Unconsciousness, more appropriately referred to as loss of consciousness or lack of consciousness, is a dramatic alteration of mental state that involves complete or near-complete lack of responsiveness to people and other environmental stimuli. Being in a comatose state or coma is an illustration of unconsciousness. Fainting due to a drop in blood pressure and a decrease of the oxygen supply to the brain is an illustration of a temporary loss of consciousness. Loss of consciousness must not be confused with altered states of consciousness, such as delirium (when the person is confused and only partially responsive to the environment), normal sleep, hypnosis, and other altered states in which the person responds to stimuli.
Loss of consciousness should not be confused with the notion of the psychoanalytic unconscious or cognitive processes (e.g., implicit cognition) that take place outside of awareness.
Loss of consciousness may occur as the result of traumatic brain injury, brain hypoxia (e.g., due to a brain infarction or cardiac arrest), severe poisoning with drugs that depress the activity of the central nervous system (e.g., alcohol and other hypnotic or sedative drugs), severe fatigue, and other causes.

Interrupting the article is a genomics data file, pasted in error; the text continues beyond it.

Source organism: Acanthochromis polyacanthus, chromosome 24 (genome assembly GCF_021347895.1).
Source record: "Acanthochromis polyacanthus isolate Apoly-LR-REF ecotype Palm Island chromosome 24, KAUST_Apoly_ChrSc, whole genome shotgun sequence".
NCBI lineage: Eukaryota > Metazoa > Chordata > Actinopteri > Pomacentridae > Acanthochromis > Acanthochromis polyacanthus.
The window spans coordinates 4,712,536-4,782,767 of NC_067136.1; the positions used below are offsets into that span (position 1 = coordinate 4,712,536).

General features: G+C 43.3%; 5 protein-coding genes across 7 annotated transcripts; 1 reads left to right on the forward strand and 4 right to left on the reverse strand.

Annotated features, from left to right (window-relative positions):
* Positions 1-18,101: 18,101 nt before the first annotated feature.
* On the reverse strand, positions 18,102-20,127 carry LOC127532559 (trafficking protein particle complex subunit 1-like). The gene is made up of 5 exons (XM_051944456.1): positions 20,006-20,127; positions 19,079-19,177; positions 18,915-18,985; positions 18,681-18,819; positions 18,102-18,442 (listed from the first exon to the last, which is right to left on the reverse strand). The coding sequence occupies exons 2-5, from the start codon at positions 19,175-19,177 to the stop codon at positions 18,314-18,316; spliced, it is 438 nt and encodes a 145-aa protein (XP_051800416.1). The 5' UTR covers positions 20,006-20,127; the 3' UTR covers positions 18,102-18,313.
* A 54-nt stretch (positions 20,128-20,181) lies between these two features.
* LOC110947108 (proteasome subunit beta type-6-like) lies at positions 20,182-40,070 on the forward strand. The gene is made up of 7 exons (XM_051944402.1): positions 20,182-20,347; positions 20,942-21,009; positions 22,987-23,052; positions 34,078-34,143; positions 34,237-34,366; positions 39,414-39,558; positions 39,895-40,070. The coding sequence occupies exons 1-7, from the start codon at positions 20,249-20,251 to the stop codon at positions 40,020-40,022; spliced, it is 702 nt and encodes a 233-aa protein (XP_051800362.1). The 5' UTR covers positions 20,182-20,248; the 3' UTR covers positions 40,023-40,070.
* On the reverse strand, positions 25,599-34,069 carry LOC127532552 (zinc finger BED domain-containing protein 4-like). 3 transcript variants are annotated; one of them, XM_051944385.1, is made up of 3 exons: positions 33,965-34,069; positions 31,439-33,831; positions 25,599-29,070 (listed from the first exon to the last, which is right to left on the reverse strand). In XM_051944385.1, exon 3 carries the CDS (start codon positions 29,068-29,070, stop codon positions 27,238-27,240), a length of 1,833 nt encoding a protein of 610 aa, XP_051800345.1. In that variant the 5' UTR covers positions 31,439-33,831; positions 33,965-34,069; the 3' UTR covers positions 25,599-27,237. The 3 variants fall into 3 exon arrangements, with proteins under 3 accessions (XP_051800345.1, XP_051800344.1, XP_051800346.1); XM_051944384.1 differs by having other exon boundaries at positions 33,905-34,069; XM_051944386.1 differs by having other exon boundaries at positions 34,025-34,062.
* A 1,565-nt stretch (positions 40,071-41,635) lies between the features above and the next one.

On the other hand, someone who is less than fully conscious cannot give consent to anything. This is relevant in the case of sexual behavior (not allowed with such a person), and also in the case of a patient giving informed consent with regard to starting or stopping a treatment, and euthanasia.
In many countries, First Responders, EMT, or Paramedics must legally obtain consent from a conscious casualty during an emergency before they can assume patient care. If consent is denied, the EMS provider can legally do nothing. In the situation where the casualty is unconscious, in most cases, the EMS provider can assume patient care under the legal assumption of implied consent.